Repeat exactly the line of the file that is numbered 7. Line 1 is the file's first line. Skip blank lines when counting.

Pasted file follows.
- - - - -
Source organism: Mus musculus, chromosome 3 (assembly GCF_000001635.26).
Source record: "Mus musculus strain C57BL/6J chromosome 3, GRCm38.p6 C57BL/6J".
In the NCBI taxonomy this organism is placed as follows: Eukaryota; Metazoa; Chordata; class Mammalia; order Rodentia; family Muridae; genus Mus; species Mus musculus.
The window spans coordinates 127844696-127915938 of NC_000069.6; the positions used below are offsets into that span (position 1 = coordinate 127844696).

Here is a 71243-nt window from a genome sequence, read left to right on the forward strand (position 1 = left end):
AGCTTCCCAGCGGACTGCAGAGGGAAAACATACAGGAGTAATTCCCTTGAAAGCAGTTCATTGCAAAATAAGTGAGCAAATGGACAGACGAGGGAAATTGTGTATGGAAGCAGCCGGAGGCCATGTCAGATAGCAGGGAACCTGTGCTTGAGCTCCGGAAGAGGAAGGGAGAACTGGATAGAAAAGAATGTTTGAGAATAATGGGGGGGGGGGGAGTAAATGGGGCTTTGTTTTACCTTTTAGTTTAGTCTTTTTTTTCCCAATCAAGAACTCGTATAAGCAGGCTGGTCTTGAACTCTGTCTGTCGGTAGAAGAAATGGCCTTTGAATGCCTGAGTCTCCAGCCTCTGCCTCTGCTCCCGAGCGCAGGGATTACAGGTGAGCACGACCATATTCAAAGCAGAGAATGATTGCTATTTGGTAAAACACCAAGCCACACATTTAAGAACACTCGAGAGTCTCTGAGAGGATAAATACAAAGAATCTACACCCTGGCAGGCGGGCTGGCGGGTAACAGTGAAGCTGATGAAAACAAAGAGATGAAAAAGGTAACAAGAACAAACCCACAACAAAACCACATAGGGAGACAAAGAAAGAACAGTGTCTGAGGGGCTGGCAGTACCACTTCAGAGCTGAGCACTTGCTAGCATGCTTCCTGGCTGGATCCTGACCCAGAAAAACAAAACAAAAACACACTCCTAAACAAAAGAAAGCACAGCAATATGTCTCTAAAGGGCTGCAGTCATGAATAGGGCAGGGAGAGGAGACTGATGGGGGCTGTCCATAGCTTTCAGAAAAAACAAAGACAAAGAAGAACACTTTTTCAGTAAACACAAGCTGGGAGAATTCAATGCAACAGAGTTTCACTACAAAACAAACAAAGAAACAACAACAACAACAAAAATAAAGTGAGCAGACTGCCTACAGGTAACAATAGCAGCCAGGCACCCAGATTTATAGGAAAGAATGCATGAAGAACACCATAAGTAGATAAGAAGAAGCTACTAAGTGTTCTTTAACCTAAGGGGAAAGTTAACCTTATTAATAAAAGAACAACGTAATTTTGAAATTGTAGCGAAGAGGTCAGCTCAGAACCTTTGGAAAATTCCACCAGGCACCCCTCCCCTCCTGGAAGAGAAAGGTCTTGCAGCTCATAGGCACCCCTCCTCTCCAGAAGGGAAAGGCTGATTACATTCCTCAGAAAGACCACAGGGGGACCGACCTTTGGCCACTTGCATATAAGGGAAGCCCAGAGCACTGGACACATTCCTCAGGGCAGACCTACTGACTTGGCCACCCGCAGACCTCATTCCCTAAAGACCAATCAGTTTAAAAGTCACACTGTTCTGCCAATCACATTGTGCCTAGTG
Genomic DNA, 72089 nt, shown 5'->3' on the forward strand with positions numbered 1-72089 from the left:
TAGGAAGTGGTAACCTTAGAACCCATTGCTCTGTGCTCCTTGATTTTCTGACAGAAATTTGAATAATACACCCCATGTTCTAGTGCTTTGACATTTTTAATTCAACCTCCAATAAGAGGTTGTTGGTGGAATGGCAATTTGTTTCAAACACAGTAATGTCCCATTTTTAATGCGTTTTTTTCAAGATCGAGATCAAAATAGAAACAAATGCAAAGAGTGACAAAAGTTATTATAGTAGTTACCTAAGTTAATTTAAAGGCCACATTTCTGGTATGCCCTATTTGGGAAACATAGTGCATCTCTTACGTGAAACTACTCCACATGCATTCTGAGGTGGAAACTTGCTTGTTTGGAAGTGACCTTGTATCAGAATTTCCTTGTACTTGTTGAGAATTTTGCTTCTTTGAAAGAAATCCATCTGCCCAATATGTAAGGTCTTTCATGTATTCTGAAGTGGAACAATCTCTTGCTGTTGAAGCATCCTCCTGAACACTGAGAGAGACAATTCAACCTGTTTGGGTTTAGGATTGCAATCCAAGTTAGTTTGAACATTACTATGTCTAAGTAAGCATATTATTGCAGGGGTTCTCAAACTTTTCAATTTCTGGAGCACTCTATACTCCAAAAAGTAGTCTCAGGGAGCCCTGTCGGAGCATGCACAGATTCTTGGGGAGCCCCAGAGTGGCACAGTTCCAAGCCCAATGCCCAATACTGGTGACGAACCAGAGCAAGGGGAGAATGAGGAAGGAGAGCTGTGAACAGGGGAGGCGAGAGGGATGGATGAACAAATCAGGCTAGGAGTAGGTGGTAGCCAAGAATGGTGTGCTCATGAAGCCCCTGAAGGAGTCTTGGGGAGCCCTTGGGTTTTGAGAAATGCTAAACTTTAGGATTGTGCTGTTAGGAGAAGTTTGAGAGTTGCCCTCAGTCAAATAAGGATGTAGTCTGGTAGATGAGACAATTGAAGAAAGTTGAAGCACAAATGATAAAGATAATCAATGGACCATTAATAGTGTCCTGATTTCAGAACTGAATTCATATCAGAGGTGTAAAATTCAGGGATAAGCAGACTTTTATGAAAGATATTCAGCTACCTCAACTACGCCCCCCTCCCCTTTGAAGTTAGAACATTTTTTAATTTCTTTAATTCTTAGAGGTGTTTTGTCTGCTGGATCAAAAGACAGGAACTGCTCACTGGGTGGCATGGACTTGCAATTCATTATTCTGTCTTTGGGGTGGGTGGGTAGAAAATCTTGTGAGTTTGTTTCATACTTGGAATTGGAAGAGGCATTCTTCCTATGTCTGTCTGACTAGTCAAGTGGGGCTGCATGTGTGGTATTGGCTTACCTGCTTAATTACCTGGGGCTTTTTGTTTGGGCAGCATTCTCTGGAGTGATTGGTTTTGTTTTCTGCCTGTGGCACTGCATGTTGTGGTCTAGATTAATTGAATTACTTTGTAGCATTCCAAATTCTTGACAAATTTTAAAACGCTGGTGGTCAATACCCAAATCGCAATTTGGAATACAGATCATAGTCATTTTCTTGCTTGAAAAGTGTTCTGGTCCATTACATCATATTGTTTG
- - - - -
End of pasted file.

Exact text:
Genomic DNA, 72089 nt, shown 5'->3' on the forward strand with positions numbered 1-72089 from the left: